Why Peggy and Stan Make Sense
Mathew Weiner gave Peggy Olson and Stan Rizzo a predictable yet unexpected happy ending in Mad Men’s series finale. Anyone who has been watching the series closely saw that Stan fell in love with Peggy long ago. Those skeptics who think Peggy’s love for Stan comes out of nowhere in “Person to Person” [7.13] would do well to remember that we are dealing with a woman who carried a baby inside her body for nine months without noticing until she went into labor. For an expert like Peggy, denying love with all of its butterflies and emotional turbulence would be a snap by comparison.
The chemistry between Stan and Peggy sparks from the moment she takes off her bra in “Waldorf Stories” [4.6]. In this episode, Peggy confronts Stan’s arrogant sexism when she challenges the liberated Art Director to a nude copywriting session. She removes her clothing one piece at time and he follows suit. Soon enough Stan finds it more and more, shall we say “difficult” to concentrate on the medicinal value of Vicks cough drops. They stare each other down and he blinks first. With that duel Peggy and Stan start their friendship off on equal footing. He admires her strength and confidence even while he insults her continuously as they work together at SCDP. They stay in touch when she leaves the agency to join CGC and by the time SCDP and CGC merge they are bickering like an old married couple.
Stan puts the moves on Peggy more than once over the years and she turns him down every time. His tactless immaturity combined with her relationships with Abe and later Ted keeps them apart.
Stan helps Peggy navigate office sexism and improve her management skills. She complains and he listens. By the end of Season Six they are sharing the kind of cozy phone conversations no man would want his wife having with another guy from the office. This is the posture of a man falling in love, not that of a co-worker dispassionately telling his friend her day will get brighter.
Peggy and Stan have always been more than “work husband and work wife.”
The biggest and most recent clue to the depth and permanency of Stan and Peggy’s relationship comes in “Time & Life” [7.11] when she confides in him that she once “followed her heart,” got pregnant and gave the baby up for adoption. This confession, as well as Stan’s sympathetic reaction makes a trusting romantic relationship between the two possible.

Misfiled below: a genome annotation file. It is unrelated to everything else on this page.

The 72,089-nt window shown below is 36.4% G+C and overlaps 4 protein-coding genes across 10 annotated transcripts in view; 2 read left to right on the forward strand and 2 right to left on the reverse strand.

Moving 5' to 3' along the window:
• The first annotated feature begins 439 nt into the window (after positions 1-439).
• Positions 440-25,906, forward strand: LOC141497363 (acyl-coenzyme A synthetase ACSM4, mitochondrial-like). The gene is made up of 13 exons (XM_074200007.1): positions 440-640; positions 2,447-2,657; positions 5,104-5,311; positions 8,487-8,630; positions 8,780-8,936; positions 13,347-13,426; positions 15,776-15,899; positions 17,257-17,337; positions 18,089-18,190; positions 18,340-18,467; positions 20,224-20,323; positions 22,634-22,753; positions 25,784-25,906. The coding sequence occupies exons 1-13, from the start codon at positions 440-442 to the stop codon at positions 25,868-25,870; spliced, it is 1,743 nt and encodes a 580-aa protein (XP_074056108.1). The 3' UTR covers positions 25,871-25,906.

In the series finale, Stan advises a drunken Peggy to reject Joan’s offer for a partnership at a production company because she has “a rare talent” for creative work in advertising. She needs to stay at McCann Erickson to develop her gifts a little while longer. His advice prompts Peggy to lash out and call him a failure. Later Peggy apologizes in one of their trademark phone conversations that begins with Peggy’s fear that Don needs her help. Stan tells Peggy to let Don go, though that “doesn’t mean that you don’t care,” the same words Peggy uses in “Time & Life” to describe how she feels about the son she gave away.
Stan, who is in the office down the hall, goes on to tell Peggy that she exasperates him and when they are together “I want to strangle you and then I miss you.” He confesses, “I want to be with you.” A dumbfounded Peggy asks, “What? What did you say?” This declaration comes as such a shock that Stan has to spell it out for her – “I. Want. To. Be. With. You.”
In an effort to grasp the magnitude of what he tells her, she places her hand over her stomach, hyperventilates and gasps, “I can’t breathe.” This reaction mirrors the one Peggy has upon learning she has gone into labor in “The Wheel” [1.13]. In Season One, Peggy ignores massive physical changes to her body including obvious weight gain, for nearly nine months. It takes a doctor placing her hand on her stomach in the midst of a contraction for her to accept that she is in labor. With this in mind, it makes perfect sense that Peggy could fall in love with Stan, her irritating ever-present supporter, and not recognize it for months or even longer.
Stan patiently waits while she processes his “I love you.” We watch Peggy’s love for Stan rush into her body and her brain as she realizes, “You make everything okay.” “It must be true;” she must love him. Peggy’s joyful release of emotions occurs at the moment Stan disappears from the other end of the line. In a romantic moment I did not think Mathew Weiner was capable of writing, Peggy checks the phone connection as Stan appears in her doorway to ask, “You were saying?” Peggy happily repeats, “I Love You” and then in unabashed rom-com style, the two cross the room and share the kind of kiss “Steggy” shippers have been too afraid to hope for.
This classic “love sneaks up on you” story might feel out of character for Mad Men, though we should see it in the context of a series that has always explored genuine emotions such as despair, personal inadequacy and wrenching guilt. Why not love? Stan and Peggy’s relationship will not hold her back professionally, because Stan loves Peggy for her ambition, not despite it. And she can benefit from his belief that, “There’s more to life than work.” If Peggy doesn’t deserve love like this than who does?
Well, maybe Joan, but that’s another conversation.